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The end of the financial year is coming up quickly, but there’s still time to get your tax paperwork sorted for your business.

Below are some of the best strategies for your end of financial year tax planning. Note that this year, 30 June falls on a Tuesday.


Revenue Recognition

Income received in advance may be able to be deferred from the 2020 year to 2021. You can also bring forward sales in 2020 where work has been completed by not invoiced until 2021.

Deferral of Revenue

You can defer sales from the 2020 year until 2021 in circumstances where you can demonstrate the work had not been fully completed in 2020.

Interest and Dividends - Interest income is generally recognised when it has been received.

If you have received a loan from a related company or trust, you should consider whether a Division 7A dividend is to be paid to you.

Government Grants - With grants being provided under the current pandemic as well as for the recent bushfires, the way they are treated does vary. Generally, if payments received in relation to continuation of your business are likely to be assessable income for tax purposes.

In some cases, specific laws may exclude the grant or loan from tax such as for the special disaster grants for the bushfire which are specifically non-assessable and non-exempt income. Note that cash flow boost amounts are also non-assessable non-exempt income. However, JobKeeper Subsidy payments are assessable income.


Deductibility - Check whether expenses incurred are tax deductible - personal, legal or expenses of a capital nature may not be deductible.

Stocktake - Ensure you perform a stock take on 30 June and keep a record of the market selling, cost and replacement values. Use the value which gives you the best tax result saving you tax, or deferring paying tax. Small Businesses with stock movements under $5,000 are not required to perform a stock take.

Pay Staff Super - Pay any SGC super for employees for the April – June 2020 quarter. Note the funds must reach their super accounts before Friday 30 June 2020.*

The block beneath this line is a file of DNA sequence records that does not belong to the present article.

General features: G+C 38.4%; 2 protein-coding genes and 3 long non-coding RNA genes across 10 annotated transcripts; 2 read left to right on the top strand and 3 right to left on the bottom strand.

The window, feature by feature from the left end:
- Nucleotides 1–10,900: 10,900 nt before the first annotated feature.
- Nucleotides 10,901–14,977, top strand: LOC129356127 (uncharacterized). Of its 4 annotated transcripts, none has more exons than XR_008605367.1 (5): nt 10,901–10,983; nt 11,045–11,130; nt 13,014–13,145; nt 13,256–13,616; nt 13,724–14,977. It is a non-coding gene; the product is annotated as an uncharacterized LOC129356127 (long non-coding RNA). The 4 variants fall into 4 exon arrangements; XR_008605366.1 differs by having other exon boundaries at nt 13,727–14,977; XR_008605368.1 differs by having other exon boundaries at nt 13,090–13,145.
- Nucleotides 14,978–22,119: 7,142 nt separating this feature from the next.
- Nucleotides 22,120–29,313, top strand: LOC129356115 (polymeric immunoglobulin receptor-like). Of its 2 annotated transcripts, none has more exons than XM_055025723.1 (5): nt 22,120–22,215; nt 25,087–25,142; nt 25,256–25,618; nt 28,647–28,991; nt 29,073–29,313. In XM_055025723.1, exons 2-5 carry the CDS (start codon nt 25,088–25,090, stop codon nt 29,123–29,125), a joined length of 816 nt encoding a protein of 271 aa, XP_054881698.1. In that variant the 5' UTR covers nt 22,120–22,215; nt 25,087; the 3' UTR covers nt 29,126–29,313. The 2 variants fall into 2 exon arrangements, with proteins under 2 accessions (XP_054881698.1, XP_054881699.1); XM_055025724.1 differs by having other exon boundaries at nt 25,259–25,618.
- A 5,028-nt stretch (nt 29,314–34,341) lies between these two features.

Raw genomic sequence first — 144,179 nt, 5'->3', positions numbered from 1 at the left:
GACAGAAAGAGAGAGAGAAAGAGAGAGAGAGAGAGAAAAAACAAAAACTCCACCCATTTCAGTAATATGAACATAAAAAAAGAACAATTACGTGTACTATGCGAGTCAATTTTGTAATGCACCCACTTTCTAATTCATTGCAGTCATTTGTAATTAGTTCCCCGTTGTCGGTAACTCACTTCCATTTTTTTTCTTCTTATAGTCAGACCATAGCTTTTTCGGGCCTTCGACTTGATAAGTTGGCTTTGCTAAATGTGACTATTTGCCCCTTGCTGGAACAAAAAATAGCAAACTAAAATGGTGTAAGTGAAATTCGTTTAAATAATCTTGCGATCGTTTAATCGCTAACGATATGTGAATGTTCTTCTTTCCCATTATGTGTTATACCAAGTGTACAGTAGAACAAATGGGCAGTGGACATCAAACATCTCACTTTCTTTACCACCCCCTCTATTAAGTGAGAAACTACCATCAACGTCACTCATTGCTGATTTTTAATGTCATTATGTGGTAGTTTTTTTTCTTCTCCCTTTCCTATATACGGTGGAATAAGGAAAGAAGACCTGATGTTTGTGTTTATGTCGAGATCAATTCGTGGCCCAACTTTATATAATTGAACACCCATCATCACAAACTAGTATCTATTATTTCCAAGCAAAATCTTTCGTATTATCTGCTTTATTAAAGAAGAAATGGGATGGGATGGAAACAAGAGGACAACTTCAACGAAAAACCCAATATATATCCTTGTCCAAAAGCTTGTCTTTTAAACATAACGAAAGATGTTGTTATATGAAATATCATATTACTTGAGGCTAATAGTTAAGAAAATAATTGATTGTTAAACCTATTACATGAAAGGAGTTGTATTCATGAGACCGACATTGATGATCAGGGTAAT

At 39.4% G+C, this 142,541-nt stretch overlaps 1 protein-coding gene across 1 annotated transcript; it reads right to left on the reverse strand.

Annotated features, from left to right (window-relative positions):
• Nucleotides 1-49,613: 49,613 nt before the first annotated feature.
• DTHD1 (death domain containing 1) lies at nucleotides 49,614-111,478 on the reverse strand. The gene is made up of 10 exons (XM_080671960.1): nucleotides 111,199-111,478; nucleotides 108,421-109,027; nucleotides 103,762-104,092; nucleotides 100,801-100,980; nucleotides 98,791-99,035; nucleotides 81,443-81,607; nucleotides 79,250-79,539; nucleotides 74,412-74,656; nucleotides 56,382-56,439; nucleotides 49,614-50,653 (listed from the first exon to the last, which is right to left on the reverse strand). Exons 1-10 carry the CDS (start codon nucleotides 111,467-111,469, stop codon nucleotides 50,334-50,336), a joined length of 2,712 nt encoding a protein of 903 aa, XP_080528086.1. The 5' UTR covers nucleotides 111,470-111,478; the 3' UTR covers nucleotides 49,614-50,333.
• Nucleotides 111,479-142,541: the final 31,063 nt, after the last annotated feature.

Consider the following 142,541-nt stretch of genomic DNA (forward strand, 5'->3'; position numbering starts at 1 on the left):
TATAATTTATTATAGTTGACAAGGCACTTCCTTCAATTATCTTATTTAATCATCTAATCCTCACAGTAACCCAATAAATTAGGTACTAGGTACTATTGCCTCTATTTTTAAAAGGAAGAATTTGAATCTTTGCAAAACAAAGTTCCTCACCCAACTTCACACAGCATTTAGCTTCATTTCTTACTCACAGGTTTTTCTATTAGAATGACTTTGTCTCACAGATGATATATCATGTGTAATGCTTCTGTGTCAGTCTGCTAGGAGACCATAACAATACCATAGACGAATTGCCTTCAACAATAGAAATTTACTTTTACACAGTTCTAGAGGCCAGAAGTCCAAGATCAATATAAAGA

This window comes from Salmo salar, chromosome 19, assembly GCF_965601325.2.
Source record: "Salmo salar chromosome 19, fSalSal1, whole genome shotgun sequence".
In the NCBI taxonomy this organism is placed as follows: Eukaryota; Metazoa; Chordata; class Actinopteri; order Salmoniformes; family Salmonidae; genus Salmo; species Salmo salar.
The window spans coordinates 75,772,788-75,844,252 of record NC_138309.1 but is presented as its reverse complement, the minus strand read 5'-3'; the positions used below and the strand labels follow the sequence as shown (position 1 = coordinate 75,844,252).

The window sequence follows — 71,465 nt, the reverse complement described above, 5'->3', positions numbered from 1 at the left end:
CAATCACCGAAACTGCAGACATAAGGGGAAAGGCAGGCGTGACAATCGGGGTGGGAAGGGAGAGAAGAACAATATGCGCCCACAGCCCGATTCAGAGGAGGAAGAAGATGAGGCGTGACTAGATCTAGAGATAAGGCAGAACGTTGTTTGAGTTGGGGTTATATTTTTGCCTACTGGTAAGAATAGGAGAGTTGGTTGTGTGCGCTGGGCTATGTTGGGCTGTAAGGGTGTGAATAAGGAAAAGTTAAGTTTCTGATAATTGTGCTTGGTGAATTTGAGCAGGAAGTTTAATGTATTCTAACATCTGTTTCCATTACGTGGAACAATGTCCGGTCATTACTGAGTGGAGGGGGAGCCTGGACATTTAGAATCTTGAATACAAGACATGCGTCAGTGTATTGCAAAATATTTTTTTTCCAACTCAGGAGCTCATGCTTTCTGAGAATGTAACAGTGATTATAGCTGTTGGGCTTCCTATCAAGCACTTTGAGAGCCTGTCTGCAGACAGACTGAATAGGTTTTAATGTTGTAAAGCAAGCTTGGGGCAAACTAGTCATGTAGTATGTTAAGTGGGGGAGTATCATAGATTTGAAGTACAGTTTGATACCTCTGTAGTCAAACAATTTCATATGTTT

If you have any outstanding superannuation from between 1 July 1992 to 31 March 2018, take advantage of the superannuation guarantee amnesty. Note you have up until 7 September 2020 to take advantage of the amnesty.

Instant Asset Write-Off - Businesses with a turnover of up to $500 million are entitled to an immediate deduction of the business portion of all assets purchased (new or second hand) and first used or installed ready for use, to the following thresholds:

  • $30,000, from 1 July 2019 to 12 March 2020

  • $150,000, from 12 March to 31December 2020

  • Assets over the above threshold will be depreciated in the pool at 15% for the year you buy them and a 30% depreciation deduction in subsequent years.

For certain new assets, you can use an accelerated depreciation rate of 57.5% when you first add them to the pool. This applies to assets that be new and not previously held by another entity (other than as trading stock) that are:

  • be first held on or after 12 March 2020

  • first used or first installed ready for use for a taxable purpose on or after 12 March 2020 until 30 June 2021

  • not be an asset to which an entity has applied the instant asset write-off rules or depreciation deductions.

Small business entity with an aggregated turnover of less than $10 million can deduct an amount equal to 57.5% (rather than 15%) of the business portion of a new depreciating asset in the year you add it to the pool. The following years, the asset will be depreciated under the general small business pool rules.

For other businesses with aggregated turnover over $10 million but less than $500 million that do not use the simplified depreciation rules, can deduct 50% of the cost in the first year then a further deduction calculated by applying the normal depreciating rules on the balance of the assets cost.

Bad Debts - Ensure you write of doubtful debts before 30 June. Ensure you have made necessary collection attempts before writing off.